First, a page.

Diagnostics 2019, 9, 148; doi:10.3390/diagnostics9040148

Hsiang-Yu Lin, Chung-Lin Lee, Pao Chin Chiu, Dau-Ming Niu, Fuu-Jen Tsai, Wuh-Liang Hwu, Shio Jean Lin, Ju-Li Lin, Tung-Ming Chang, Chih-Kuang Chuang, and Shuan-Pei Lin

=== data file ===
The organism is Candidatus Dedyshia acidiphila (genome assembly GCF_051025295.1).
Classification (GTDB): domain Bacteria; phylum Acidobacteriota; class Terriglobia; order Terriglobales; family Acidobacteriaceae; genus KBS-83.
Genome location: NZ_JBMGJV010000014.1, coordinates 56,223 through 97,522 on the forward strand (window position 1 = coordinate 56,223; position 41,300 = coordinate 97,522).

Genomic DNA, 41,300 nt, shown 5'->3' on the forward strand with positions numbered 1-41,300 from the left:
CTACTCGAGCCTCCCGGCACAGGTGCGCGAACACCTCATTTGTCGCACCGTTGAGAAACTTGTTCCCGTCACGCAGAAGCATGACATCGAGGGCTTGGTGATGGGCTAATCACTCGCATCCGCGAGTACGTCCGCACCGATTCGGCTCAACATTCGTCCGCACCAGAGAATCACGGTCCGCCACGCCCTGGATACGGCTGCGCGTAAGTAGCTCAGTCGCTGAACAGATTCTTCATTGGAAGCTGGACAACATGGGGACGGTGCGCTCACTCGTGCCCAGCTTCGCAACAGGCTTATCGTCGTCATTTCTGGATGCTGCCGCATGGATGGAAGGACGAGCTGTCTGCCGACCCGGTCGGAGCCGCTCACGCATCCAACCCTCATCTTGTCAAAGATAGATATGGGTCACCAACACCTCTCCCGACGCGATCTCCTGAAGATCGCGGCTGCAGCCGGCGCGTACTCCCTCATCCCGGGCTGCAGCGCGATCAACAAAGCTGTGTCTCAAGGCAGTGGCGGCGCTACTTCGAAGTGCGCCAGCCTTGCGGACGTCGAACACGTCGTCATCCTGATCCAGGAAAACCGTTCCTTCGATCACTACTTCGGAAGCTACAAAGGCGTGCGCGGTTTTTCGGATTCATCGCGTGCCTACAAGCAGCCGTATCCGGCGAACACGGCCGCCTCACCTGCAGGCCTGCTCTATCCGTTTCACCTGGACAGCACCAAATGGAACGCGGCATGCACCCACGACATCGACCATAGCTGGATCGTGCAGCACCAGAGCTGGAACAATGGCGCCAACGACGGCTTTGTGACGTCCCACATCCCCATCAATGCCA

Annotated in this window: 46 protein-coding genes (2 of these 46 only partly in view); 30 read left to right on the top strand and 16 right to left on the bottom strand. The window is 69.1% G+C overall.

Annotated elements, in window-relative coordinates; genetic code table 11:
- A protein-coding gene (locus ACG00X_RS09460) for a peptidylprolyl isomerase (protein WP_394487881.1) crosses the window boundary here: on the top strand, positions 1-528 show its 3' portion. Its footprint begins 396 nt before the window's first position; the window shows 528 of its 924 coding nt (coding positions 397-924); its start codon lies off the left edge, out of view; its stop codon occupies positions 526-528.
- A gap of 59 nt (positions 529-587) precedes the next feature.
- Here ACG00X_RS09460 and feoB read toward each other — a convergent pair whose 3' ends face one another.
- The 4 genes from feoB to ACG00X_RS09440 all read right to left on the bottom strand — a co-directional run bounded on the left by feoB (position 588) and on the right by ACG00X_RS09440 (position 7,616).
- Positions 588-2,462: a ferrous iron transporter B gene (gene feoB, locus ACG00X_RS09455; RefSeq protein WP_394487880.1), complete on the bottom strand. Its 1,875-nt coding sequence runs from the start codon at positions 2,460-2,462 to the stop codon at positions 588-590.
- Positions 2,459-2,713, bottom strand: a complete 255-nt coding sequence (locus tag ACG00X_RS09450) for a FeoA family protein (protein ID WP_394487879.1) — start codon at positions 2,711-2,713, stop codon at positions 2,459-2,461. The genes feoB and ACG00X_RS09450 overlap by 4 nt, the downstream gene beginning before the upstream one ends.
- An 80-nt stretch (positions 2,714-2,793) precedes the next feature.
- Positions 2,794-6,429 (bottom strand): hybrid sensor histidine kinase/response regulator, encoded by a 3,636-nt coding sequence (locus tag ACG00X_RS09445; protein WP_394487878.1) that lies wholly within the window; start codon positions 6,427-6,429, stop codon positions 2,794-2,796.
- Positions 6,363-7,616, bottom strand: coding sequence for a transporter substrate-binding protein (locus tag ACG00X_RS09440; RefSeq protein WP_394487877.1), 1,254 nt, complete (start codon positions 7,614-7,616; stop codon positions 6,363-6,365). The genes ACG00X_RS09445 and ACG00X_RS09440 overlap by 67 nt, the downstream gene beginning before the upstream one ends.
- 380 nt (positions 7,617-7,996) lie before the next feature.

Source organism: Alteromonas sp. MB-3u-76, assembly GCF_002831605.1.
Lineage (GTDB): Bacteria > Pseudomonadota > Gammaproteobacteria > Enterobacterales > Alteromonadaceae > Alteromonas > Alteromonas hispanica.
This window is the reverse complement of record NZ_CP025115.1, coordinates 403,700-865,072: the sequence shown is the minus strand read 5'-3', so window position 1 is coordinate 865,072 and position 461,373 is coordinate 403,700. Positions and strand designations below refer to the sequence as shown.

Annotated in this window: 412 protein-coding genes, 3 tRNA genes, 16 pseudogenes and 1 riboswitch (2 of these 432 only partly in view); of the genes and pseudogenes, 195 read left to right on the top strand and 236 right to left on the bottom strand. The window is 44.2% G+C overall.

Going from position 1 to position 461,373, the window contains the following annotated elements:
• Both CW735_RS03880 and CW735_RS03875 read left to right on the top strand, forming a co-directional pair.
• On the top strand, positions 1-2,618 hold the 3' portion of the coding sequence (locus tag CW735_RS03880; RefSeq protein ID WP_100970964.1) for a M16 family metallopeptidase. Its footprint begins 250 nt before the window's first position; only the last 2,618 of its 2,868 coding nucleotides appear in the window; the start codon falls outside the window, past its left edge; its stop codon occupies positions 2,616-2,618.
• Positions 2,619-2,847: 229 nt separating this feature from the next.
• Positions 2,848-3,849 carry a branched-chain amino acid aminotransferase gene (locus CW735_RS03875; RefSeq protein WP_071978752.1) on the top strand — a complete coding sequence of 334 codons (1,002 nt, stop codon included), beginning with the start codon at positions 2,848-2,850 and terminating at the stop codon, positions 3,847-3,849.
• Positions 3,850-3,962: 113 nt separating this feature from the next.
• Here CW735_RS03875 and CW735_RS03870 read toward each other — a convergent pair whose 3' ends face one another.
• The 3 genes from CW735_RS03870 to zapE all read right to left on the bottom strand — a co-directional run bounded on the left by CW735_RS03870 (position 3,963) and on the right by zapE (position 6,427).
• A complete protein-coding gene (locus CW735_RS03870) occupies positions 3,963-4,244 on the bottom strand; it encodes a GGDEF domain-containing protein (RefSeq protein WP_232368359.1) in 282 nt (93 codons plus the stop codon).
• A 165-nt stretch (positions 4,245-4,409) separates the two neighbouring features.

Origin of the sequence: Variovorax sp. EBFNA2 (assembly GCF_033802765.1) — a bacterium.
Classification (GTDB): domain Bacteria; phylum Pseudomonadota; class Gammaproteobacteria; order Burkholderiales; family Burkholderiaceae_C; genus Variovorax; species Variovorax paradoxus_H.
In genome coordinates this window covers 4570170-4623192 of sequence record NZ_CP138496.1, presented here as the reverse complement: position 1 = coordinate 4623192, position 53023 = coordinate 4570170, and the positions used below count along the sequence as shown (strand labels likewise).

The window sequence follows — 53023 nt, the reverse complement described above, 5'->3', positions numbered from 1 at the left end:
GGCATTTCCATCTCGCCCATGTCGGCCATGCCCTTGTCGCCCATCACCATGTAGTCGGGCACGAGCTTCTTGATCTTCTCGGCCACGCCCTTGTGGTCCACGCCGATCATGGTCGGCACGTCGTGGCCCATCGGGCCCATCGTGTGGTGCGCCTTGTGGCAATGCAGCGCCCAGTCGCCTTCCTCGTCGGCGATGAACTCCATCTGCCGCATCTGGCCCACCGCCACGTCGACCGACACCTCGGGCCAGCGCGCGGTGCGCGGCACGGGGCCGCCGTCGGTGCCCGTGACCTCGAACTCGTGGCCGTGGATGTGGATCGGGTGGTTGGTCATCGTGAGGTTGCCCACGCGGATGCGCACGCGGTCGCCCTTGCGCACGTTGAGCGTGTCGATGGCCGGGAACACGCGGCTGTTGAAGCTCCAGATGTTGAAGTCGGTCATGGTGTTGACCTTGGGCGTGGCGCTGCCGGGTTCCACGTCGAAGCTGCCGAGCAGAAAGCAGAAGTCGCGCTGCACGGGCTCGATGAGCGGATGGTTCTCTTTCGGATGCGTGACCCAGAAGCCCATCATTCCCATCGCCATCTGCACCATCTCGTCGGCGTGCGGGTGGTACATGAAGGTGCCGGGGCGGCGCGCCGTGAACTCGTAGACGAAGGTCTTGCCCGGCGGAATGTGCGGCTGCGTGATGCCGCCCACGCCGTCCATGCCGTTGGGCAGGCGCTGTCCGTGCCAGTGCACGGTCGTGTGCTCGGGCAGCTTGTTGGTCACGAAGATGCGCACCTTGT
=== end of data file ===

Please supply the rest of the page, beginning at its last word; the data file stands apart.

Children with mucopolysaccharidosis (MPS) generally appear unaffected at birth but may develop multiple clinical manifestations including profound growth impairment as they grow older. Each type of MPS has a variable age at onset and variable rate of progression, however, information regarding growth in Asian children is limited. Methods: This retrospective analysis included 129 Taiwanese patients with MPS (age range, 0.7 to 19.5 years, median age, 7.9 years) from eight medical centres in Taiwan from January 1996 through December 2018. Results: The mean z scores for the first recorded values of height, weight, and body mass index in the patients’ medical records were −4.25, −1.04, and 0.41 for MPS I (n = 9), −2.31, 0.19, and 0.84 for MPS II (n = 49), −0.42, 0.08, and −0.12 for MPS III (n = 27), −6.02, −2.04, and 0.12 for MPS IVA (n = 30), and −4.46, −1.52, and 0.19 for MPS VI (n = 14), respectively. MPS IVA had the lowest mean z scores for both height and weight among all types of MPS, followed by MPS VI, MPS I, MPS II, and MPS III, which showed the mildest growth retardation. Both z scores for height and weight were negatively correlated with increasing age for all types of MPS (p < 0.01). Of 32 patients younger than 5 years of age, 16 (50%), and 23 (72%) had positive z scores of height and weight, respectively. A substantial number of younger patients with MPS I, II, III, and IVA had a positive height z score. The median age at diagnosis was 3.9 years (n = 115). Conclusions: The patients with MPS IVA had the most significant growth retardation among all types of MPS, followed by MPS VI, MPS I, MPS II, and MPS III. The height and weight of the MPS patients younger than 2–5 years of age were higher than those of healthy individuals, however, their growth significantly decelerated in subsequent years. Understanding the growth curve and potential involved in each type of MPS may allow for early diagnosis and timely management of the disease, which may improve the quality of life.

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